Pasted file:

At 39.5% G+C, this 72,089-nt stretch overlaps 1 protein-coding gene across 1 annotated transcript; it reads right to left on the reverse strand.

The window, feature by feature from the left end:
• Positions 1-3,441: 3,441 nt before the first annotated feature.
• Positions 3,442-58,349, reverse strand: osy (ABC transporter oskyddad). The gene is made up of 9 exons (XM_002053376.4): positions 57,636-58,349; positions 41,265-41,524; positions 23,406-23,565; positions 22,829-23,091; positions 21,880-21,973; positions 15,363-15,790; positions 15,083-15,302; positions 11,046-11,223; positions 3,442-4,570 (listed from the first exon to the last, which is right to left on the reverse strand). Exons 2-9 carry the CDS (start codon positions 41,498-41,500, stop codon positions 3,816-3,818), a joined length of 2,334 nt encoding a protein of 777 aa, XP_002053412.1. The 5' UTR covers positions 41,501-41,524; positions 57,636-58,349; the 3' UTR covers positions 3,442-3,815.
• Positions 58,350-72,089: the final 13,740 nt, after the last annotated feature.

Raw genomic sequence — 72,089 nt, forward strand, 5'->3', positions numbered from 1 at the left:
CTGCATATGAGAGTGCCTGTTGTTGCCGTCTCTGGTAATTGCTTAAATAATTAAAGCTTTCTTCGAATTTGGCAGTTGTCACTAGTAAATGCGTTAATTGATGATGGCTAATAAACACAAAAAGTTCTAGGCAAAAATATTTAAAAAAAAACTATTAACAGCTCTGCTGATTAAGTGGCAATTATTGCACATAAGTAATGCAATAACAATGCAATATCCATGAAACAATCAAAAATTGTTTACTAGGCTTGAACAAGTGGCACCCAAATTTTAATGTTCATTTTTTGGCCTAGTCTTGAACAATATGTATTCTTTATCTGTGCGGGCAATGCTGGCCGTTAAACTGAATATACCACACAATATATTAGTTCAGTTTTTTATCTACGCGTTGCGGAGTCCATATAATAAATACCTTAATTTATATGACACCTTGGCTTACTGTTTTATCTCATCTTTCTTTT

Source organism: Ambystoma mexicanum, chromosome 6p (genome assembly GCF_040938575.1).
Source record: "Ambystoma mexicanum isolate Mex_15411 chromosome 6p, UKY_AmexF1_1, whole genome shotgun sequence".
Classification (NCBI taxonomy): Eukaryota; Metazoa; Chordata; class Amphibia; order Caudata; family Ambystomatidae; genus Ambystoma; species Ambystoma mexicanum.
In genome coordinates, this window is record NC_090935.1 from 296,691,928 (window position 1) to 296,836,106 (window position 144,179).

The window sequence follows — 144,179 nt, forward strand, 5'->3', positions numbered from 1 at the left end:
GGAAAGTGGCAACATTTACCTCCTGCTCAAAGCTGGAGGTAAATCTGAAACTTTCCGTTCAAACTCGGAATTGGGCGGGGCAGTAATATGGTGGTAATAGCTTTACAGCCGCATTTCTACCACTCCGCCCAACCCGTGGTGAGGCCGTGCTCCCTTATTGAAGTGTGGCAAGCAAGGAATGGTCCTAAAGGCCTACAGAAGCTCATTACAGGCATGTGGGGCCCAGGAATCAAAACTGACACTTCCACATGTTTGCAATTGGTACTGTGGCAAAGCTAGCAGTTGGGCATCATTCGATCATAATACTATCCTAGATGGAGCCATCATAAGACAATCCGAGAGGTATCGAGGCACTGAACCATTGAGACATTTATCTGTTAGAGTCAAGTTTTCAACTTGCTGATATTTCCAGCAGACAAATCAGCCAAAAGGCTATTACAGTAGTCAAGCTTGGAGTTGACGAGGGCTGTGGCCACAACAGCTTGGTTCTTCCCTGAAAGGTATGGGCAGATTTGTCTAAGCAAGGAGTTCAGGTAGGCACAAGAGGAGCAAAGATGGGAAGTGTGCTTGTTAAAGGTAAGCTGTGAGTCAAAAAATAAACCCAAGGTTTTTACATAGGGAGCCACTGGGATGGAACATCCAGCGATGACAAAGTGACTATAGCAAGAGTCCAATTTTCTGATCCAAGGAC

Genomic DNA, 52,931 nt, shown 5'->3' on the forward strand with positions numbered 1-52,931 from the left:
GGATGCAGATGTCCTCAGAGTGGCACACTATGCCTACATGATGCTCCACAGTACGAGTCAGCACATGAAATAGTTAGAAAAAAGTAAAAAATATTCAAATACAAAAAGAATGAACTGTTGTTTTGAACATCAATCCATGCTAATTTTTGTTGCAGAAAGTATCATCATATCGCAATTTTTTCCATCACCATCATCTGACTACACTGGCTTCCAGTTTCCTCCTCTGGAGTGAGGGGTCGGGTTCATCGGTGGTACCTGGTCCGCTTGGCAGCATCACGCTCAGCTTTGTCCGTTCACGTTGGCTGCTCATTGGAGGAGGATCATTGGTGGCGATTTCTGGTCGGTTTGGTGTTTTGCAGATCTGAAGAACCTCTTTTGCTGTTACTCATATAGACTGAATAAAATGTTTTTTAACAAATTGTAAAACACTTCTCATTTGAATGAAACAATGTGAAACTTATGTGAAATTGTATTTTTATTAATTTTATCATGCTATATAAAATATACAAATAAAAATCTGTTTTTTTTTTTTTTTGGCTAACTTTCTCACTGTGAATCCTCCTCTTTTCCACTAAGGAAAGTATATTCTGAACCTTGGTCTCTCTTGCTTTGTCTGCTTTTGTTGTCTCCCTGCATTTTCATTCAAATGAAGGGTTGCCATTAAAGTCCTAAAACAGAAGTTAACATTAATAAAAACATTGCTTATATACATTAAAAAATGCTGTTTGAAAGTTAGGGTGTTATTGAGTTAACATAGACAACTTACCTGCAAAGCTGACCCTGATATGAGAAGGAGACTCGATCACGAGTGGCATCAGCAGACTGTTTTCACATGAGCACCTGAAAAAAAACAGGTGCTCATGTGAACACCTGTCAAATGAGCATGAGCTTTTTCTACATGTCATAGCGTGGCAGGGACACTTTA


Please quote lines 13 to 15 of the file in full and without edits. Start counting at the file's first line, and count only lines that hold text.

GGAAAGTGGCAACATTTACCTCCTGCTCAAAGCTGGAGGTAAATCTGAAACTTTCCGTTCAAACTCGGAATTGGGCGGGGCAGTAATATGGTGGTAATAGCTTTACAGCCGCATTTCTACCACTCCGCCCAACCCGTGGTGAGGCCGTGCTCCCTTATTGAAGTGTGGCAAGCAAGGAATGGTCCTAAAGGCCTACAGAAGCTCATTACAGGCATGTGGGGCCCAGGAATCAAAACTGACACTTCCACATGTTTGCAATTGGTACTGTGGCAAAGCTAGCAGTTGGGCATCATTCGATCATAATACTATCCTAGATGGAGCCATCATAAGACAATCCGAGAGGTATCGAGGCACTGAACCATTGAGACATTTATCTGTTAGAGTCAAGTTTTCAACTTGCTGATATTTCCAGCAGACAAATCAGCCAAAAGGCTATTACAGTAGTCAAGCTTGGAGTTGACGAGGGCTGTGGCCACAACAGCTTGGTTCTTCCCTGAAAGGTATGGGCAGATTTGTCTAAGCAAGGAGTTCAGGTAGGCACAAGAGGAGCAAAGATGGGAAGTGTGCTTGTTAAAGGTAAGCTGTGAGTCAAAAAATAAACCCAAGGTTTTTACATAGGGAGCCACTGGGATGGAACATCCAGCGATGACAAAGTGACTATAGCAAGAGTCCAATTTTCTGATCCAAGGAC

Genomic DNA, 52,931 nt, shown 5'->3' on the forward strand with positions numbered 1-52,931 from the left:
GGATGCAGATGTCCTCAGAGTGGCACACTATGCCTACATGATGCTCCACAGTACGAGTCAGCACATGAAATAGTTAGAAAAAAGTAAAAAATATTCAAATACAAAAAGAATGAACTGTTGTTTTGAACATCAATCCATGCTAATTTTTGTTGCAGAAAGTATCATCATATCGCAATTTTTTCCATCACCATCATCTGACTACACTGGCTTCCAGTTTCCTCCTCTGGAGTGAGGGGTCGGGTTCATCGGTGGTACCTGGTCCGCTTGGCAGCATCACGCTCAGCTTTGTCCGTTCACGTTGGCTGCTCATTGGAGGAGGATCATTGGTGGCGATTTCTGGTCGGTTTGGTGTTTTGCAGATCTGAAGAACCTCTTTTGCTGTTACTCATATAGACTGAATAAAATGTTTTTTAACAAATTGTAAAACACTTCTCATTTGAATGAAACAATGTGAAACTTATGTGAAATTGTATTTTTATTAATTTTATCATGCTATATAAAATATACAAATAAAAATCTGTTTTTTTTTTTTTTTGGCTAACTTTCTCACTGTGAATCCTCCTCTTTTCCACTAAGGAAAGTATATTCTGAACCTTGGTCTCTCTTGCTTTGTCTGCTTTTGTTGTCTCCCTGCATTTTCATTCAAATGAAGGGTTGCCATTAAAGTCCTAAAACAGAAGTTAACATTAATAAAAACATTGCTTATATACATTAAAAAATGCTGTTTGAAAGTTAGGGTGTTATTGAGTTAACATAGACAACTTACCTGCAAAGCTGACCCTGATATGAGAAGGAGACTCGATCACGAGTGGCATCAGCAGACTGTTTTCACATGAGCACCTGAAAAAAAACAGGTGCTCATGTGAACACCTGTCAAATGAGCATGAGCTTTTTCTACATGTCATAGCGTGGCAGGGACACTTTA